Wealth TV has asked the Federal Communications Commission to reopen the investigation into its carriage complaint against Comcast and other cable operator, but the top MSO maintains it is just a desperate attempt to distract from the fact that a judge has already found the complaint was not supported.
An FCC administrative law judge concluded that Wealth TV had not made its case based on the record before him, though the full commission has yet to act on that recommendation.
In a motion to reopen the case filed March 3 with the commission, a copy of which was supplied to Multichannel News, Wealth TV said Comcast has actually been carrying Wealth TV on a Princeton, N.J., cable system (Patriot Media Communications) since it bought the sytstem in 2007, and without any compensation to WealthTV.
That, according to WealthTV lawyers, means that Comcast was not forthcoming in its arguments before the ALJ that, for reasons of bandwidth constraints and audience appeal, or lack of if, Comcast did not and would not carry Wealth TV.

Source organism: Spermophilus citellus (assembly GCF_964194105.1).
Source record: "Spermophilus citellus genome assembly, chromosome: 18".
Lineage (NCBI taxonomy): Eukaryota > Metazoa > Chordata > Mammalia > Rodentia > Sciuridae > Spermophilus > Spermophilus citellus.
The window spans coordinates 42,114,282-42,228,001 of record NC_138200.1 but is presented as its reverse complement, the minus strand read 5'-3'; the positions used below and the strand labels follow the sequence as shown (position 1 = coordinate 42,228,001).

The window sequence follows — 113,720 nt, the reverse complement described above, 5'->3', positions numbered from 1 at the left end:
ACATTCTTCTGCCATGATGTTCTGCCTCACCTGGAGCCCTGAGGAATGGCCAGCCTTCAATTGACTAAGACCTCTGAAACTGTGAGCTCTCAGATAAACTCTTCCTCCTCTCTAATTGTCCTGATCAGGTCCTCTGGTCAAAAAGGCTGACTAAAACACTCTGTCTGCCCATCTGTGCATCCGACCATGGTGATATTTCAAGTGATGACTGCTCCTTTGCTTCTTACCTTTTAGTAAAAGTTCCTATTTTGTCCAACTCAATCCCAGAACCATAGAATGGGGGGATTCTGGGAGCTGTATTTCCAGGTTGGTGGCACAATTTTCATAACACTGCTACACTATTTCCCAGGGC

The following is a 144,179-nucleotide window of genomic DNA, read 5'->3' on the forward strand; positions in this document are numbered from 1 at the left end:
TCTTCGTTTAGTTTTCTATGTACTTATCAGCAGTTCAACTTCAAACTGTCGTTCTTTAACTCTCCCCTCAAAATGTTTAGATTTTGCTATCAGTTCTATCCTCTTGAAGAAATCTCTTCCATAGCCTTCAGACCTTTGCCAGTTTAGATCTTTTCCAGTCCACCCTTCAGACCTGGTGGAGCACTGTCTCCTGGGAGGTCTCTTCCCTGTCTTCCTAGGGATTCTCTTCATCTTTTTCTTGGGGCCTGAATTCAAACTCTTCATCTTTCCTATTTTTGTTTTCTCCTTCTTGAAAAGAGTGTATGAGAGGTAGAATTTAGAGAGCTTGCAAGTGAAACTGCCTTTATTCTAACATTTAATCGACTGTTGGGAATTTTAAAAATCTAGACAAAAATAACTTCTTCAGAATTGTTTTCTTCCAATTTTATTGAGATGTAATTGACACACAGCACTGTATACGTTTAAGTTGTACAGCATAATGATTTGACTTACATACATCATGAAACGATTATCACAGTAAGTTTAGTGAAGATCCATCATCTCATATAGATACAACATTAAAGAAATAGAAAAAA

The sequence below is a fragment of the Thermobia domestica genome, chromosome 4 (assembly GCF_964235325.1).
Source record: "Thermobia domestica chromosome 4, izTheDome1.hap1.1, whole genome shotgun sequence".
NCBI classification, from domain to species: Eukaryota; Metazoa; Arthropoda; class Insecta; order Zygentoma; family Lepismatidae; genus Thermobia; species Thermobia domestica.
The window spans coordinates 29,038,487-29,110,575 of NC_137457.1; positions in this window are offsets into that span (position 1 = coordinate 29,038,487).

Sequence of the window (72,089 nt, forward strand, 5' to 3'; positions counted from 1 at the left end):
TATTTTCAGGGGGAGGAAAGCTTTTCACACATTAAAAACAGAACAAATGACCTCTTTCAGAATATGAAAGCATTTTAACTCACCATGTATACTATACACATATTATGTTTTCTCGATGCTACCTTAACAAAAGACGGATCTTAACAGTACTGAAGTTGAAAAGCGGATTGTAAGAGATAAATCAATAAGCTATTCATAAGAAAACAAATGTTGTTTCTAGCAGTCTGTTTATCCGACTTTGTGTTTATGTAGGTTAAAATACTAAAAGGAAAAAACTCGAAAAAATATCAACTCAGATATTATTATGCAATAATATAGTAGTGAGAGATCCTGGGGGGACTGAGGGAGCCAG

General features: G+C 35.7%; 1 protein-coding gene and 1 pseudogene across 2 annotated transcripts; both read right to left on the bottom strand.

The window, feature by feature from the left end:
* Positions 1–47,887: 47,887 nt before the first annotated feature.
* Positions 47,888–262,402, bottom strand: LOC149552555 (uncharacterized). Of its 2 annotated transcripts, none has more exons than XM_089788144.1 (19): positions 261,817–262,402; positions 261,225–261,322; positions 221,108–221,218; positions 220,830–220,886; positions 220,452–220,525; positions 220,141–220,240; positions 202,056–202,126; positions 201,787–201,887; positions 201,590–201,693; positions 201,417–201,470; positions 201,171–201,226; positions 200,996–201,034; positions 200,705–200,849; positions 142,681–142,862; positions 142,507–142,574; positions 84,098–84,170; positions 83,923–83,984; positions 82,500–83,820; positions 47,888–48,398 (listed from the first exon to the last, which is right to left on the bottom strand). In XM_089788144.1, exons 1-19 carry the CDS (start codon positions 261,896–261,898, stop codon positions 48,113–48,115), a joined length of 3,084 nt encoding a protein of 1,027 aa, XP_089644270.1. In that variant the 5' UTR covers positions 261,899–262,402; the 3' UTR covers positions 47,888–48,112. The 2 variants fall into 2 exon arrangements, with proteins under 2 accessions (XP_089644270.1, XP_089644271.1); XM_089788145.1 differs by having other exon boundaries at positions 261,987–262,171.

WealthTV now argues that due dillegence for the hearing should have alerted Comcast to the fact that it was carrying WealthTV, and that its "apparent lack of candor" is sufficient to require another hearing to determine whether Comcast negotiated in good faith.
Comcast dismissed the new complaint and in a statement suggested the FCC ought to do the same.
"Having been thoroughly rebuffed, and their claim rejected at every level, by the Commission's Chief Administrative Law Judge after a comprehensive hearing and extensive briefing, this filing is just another desperate attempt by Wealth TV to divert attention from the well-reasoned decision issued by the ALJ. The plain and simple facts of the matter are that the decisions made by the cable providers not to carry Wealth TV were completely justified and appropriate on business grounds and no violations of the program carriage rules occurred."
A Comcast source on background confirmed that the Patriot system was carrying WealthTV, but said it had asked Wealth if it wanted to deauthorize the carriage and the programmer had not asked the operator to do so.
The carriage was continuation of the programming that had been available when Comcast bought the system in 2007. The source added that if Wealth wants to deauthorize it, Comcast will need to give customers 60 days notice.